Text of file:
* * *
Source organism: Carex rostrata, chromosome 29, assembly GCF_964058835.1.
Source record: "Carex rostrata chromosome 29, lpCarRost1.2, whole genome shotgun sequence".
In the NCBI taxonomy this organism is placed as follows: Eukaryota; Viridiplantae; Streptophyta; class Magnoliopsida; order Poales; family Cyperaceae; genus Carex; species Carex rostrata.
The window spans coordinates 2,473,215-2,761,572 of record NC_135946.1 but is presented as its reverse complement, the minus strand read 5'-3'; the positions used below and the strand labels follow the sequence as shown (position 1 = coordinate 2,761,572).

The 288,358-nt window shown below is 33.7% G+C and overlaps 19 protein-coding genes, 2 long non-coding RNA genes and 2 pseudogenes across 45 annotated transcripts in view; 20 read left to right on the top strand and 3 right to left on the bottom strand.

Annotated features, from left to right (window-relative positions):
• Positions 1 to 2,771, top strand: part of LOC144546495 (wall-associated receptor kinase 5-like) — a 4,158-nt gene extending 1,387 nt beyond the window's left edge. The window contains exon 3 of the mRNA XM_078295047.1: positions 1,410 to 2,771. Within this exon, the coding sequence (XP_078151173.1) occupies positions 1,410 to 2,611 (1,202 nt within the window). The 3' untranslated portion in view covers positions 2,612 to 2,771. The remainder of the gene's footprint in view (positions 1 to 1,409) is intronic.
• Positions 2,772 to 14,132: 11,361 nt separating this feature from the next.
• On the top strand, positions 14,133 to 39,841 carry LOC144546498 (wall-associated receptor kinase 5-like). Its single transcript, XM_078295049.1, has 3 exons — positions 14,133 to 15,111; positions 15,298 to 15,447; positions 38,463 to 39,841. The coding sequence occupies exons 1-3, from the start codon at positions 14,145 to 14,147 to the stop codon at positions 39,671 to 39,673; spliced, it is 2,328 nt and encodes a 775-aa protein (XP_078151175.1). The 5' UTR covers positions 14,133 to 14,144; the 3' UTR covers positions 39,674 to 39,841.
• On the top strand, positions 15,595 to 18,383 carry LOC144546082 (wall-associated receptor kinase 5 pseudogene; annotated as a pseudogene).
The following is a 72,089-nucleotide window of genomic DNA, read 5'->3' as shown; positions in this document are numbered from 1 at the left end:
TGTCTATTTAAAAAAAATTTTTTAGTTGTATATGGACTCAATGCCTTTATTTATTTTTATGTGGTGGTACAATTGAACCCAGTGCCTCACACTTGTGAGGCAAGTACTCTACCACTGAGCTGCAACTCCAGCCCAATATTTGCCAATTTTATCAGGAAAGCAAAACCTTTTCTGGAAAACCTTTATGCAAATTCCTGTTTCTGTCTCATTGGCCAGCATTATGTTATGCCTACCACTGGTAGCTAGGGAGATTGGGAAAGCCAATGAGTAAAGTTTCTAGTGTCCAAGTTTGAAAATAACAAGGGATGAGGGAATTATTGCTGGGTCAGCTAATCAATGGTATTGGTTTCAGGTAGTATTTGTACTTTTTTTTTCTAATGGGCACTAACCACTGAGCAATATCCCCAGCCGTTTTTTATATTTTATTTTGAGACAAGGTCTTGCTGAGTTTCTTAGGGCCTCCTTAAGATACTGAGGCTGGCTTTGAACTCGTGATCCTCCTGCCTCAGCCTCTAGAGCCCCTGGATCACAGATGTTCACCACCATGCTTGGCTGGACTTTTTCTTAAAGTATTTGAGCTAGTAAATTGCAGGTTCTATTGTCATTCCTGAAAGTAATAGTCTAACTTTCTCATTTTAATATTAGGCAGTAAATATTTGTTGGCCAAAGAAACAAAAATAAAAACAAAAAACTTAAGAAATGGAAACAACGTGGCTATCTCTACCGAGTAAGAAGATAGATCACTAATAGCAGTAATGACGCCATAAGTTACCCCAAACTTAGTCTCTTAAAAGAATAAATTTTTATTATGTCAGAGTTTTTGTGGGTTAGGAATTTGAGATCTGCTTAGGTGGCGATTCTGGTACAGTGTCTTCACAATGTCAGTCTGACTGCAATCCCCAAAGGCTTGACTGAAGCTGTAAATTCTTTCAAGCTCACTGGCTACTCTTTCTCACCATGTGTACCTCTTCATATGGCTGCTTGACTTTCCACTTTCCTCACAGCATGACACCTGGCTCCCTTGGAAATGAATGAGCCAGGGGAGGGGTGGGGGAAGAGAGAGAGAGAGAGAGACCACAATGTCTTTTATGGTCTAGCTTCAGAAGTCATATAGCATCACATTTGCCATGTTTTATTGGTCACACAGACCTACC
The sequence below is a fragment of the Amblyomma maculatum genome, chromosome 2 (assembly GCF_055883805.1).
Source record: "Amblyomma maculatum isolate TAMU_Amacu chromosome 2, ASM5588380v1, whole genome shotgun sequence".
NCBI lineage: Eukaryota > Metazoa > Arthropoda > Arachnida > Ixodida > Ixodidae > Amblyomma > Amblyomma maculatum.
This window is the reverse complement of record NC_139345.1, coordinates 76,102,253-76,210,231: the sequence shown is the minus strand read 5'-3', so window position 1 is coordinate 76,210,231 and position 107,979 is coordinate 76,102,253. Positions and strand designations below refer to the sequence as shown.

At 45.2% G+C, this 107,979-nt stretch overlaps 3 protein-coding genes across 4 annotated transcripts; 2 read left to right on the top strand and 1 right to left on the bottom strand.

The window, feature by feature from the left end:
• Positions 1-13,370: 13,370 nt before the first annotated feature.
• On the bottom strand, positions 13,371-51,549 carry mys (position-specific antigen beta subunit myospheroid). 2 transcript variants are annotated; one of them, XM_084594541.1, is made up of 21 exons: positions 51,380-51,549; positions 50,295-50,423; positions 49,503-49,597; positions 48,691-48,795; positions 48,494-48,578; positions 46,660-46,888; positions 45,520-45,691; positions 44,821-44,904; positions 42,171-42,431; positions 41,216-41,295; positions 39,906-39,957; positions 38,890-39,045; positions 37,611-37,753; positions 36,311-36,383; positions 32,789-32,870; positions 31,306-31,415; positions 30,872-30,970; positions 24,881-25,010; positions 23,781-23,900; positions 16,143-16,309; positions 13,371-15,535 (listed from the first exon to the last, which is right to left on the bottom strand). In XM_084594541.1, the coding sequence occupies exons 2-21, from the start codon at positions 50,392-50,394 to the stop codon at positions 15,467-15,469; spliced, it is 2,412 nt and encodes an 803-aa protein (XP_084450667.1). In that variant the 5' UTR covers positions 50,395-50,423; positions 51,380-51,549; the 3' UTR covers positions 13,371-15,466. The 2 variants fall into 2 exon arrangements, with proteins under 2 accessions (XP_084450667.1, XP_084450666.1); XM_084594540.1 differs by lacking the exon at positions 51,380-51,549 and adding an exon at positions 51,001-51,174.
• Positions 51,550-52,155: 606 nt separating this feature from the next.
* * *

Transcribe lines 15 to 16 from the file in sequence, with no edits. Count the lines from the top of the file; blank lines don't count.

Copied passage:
NCBI lineage: Eukaryota > Metazoa > Arthropoda > Arachnida > Ixodida > Ixodidae > Amblyomma > Amblyomma maculatum.
This window is the reverse complement of record NC_139345.1, coordinates 76,102,253-76,210,231: the sequence shown is the minus strand read 5'-3', so window position 1 is coordinate 76,210,231 and position 107,979 is coordinate 76,102,253. Positions and strand designations below refer to the sequence as shown.